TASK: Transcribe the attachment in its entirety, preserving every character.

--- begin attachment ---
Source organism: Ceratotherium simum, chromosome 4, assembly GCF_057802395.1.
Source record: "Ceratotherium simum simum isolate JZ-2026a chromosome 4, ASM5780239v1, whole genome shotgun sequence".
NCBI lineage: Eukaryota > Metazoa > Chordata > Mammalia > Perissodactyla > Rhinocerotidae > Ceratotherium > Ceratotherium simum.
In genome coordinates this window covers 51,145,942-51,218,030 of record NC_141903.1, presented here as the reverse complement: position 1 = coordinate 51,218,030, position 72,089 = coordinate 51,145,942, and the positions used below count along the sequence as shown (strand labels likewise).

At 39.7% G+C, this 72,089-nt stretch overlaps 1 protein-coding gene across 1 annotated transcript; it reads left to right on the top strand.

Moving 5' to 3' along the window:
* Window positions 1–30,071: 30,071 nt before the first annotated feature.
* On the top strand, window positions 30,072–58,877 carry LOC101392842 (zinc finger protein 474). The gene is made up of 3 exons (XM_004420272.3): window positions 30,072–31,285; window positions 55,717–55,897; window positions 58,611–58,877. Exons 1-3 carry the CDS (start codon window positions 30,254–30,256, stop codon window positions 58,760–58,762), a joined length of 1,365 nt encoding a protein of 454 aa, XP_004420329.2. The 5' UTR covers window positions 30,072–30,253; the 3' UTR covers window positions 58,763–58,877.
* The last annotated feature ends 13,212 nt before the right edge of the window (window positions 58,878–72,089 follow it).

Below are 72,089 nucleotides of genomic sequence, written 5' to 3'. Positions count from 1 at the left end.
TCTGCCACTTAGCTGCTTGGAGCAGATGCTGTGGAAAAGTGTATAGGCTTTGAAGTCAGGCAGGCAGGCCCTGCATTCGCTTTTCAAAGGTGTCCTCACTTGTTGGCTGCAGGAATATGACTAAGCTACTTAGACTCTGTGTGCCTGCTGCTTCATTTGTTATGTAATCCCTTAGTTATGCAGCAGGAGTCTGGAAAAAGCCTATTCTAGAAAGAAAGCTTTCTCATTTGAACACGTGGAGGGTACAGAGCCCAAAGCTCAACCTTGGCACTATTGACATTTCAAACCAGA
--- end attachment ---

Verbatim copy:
Source organism: Ceratotherium simum, chromosome 4, assembly GCF_057802395.1.
Source record: "Ceratotherium simum simum isolate JZ-2026a chromosome 4, ASM5780239v1, whole genome shotgun sequence".
NCBI lineage: Eukaryota > Metazoa > Chordata > Mammalia > Perissodactyla > Rhinocerotidae > Ceratotherium > Ceratotherium simum.
In genome coordinates this window covers 51,145,942-51,218,030 of record NC_141903.1, presented here as the reverse complement: position 1 = coordinate 51,218,030, position 72,089 = coordinate 51,145,942, and the positions used below count along the sequence as shown (strand labels likewise).

At 39.7% G+C, this 72,089-nt stretch overlaps 1 protein-coding gene across 1 annotated transcript; it reads left to right on the top strand.

Moving 5' to 3' along the window:
* Window positions 1–30,071: 30,071 nt before the first annotated feature.
* On the top strand, window positions 30,072–58,877 carry LOC101392842 (zinc finger protein 474). The gene is made up of 3 exons (XM_004420272.3): window positions 30,072–31,285; window positions 55,717–55,897; window positions 58,611–58,877. Exons 1-3 carry the CDS (start codon window positions 30,254–30,256, stop codon window positions 58,760–58,762), a joined length of 1,365 nt encoding a protein of 454 aa, XP_004420329.2. The 5' UTR covers window positions 30,072–30,253; the 3' UTR covers window positions 58,763–58,877.
* The last annotated feature ends 13,212 nt before the right edge of the window (window positions 58,878–72,089 follow it).

Below are 72,089 nucleotides of genomic sequence, written 5' to 3'. Positions count from 1 at the left end.
TCTGCCACTTAGCTGCTTGGAGCAGATGCTGTGGAAAAGTGTATAGGCTTTGAAGTCAGGCAGGCAGGCCCTGCATTCGCTTTTCAAAGGTGTCCTCACTTGTTGGCTGCAGGAATATGACTAAGCTACTTAGACTCTGTGTGCCTGCTGCTTCATTTGTTATGTAATCCCTTAGTTATGCAGCAGGAGTCTGGAAAAAGCCTATTCTAGAAAGAAAGCTTTCTCATTTGAACACGTGGAGGGTACAGAGCCCAAAGCTCAACCTTGGCACTATTGACATTTCAAACCAGA